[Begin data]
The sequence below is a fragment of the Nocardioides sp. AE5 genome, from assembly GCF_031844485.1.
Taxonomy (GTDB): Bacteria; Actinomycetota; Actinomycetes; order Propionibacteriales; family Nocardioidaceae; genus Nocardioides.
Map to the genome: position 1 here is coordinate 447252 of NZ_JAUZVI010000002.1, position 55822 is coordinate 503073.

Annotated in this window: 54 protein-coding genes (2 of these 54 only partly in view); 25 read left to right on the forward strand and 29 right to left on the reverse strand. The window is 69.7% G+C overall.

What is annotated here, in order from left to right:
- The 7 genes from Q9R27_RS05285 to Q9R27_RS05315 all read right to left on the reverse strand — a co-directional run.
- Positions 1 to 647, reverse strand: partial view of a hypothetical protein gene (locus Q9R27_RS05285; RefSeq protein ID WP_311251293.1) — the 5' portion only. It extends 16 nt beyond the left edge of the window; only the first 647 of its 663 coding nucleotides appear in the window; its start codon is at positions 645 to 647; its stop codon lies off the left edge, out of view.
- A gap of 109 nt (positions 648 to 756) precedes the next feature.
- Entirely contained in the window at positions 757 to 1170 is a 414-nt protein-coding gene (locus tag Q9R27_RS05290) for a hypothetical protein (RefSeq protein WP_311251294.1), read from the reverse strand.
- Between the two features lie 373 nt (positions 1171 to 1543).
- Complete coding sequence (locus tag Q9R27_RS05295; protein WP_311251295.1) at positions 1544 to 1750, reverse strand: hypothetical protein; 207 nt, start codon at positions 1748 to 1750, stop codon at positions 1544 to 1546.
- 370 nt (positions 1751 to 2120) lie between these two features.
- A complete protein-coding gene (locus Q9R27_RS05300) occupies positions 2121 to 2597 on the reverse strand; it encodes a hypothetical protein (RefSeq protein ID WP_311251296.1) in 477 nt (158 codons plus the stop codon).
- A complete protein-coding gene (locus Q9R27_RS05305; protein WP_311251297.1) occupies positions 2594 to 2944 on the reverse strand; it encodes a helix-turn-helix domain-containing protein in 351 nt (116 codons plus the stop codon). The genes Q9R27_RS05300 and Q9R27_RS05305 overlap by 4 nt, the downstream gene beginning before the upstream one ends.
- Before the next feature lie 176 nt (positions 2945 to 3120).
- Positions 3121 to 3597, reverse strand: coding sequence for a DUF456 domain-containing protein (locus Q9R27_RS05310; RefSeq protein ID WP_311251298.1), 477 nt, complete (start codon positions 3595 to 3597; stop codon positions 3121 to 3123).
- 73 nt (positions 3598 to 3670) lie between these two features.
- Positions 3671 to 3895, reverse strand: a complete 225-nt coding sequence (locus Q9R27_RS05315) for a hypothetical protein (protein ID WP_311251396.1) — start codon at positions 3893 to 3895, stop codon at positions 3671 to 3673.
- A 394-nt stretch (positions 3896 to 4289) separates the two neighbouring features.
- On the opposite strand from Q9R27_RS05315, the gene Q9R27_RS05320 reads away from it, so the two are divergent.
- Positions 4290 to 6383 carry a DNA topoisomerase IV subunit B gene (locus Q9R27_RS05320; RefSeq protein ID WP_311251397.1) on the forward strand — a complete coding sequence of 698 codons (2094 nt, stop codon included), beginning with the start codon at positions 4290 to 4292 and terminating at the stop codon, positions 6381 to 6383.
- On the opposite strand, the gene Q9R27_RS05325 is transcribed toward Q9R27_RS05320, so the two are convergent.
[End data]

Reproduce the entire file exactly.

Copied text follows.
The sequence below is a fragment of the Nocardioides sp. AE5 genome, from assembly GCF_031844485.1.
Taxonomy (GTDB): Bacteria; Actinomycetota; Actinomycetes; order Propionibacteriales; family Nocardioidaceae; genus Nocardioides.
Map to the genome: position 1 here is coordinate 447252 of NZ_JAUZVI010000002.1, position 55822 is coordinate 503073.

Annotated in this window: 54 protein-coding genes (2 of these 54 only partly in view); 25 read left to right on the forward strand and 29 right to left on the reverse strand. The window is 69.7% G+C overall.

What is annotated here, in order from left to right:
- The 7 genes from Q9R27_RS05285 to Q9R27_RS05315 all read right to left on the reverse strand — a co-directional run.
- Positions 1 to 647, reverse strand: partial view of a hypothetical protein gene (locus Q9R27_RS05285; RefSeq protein ID WP_311251293.1) — the 5' portion only. It extends 16 nt beyond the left edge of the window; only the first 647 of its 663 coding nucleotides appear in the window; its start codon is at positions 645 to 647; its stop codon lies off the left edge, out of view.
- A gap of 109 nt (positions 648 to 756) precedes the next feature.
- Entirely contained in the window at positions 757 to 1170 is a 414-nt protein-coding gene (locus tag Q9R27_RS05290) for a hypothetical protein (RefSeq protein WP_311251294.1), read from the reverse strand.
- Between the two features lie 373 nt (positions 1171 to 1543).
- Complete coding sequence (locus tag Q9R27_RS05295; protein WP_311251295.1) at positions 1544 to 1750, reverse strand: hypothetical protein; 207 nt, start codon at positions 1748 to 1750, stop codon at positions 1544 to 1546.
- 370 nt (positions 1751 to 2120) lie between these two features.
- A complete protein-coding gene (locus Q9R27_RS05300) occupies positions 2121 to 2597 on the reverse strand; it encodes a hypothetical protein (RefSeq protein ID WP_311251296.1) in 477 nt (158 codons plus the stop codon).
- A complete protein-coding gene (locus Q9R27_RS05305; protein WP_311251297.1) occupies positions 2594 to 2944 on the reverse strand; it encodes a helix-turn-helix domain-containing protein in 351 nt (116 codons plus the stop codon). The genes Q9R27_RS05300 and Q9R27_RS05305 overlap by 4 nt, the downstream gene beginning before the upstream one ends.
- Before the next feature lie 176 nt (positions 2945 to 3120).
- Positions 3121 to 3597, reverse strand: coding sequence for a DUF456 domain-containing protein (locus Q9R27_RS05310; RefSeq protein ID WP_311251298.1), 477 nt, complete (start codon positions 3595 to 3597; stop codon positions 3121 to 3123).
- 73 nt (positions 3598 to 3670) lie between these two features.
- Positions 3671 to 3895, reverse strand: a complete 225-nt coding sequence (locus Q9R27_RS05315) for a hypothetical protein (protein ID WP_311251396.1) — start codon at positions 3893 to 3895, stop codon at positions 3671 to 3673.
- A 394-nt stretch (positions 3896 to 4289) separates the two neighbouring features.
- On the opposite strand from Q9R27_RS05315, the gene Q9R27_RS05320 reads away from it, so the two are divergent.
- Positions 4290 to 6383 carry a DNA topoisomerase IV subunit B gene (locus Q9R27_RS05320; RefSeq protein ID WP_311251397.1) on the forward strand — a complete coding sequence of 698 codons (2094 nt, stop codon included), beginning with the start codon at positions 4290 to 4292 and terminating at the stop codon, positions 6381 to 6383.
- On the opposite strand, the gene Q9R27_RS05325 is transcribed toward Q9R27_RS05320, so the two are convergent.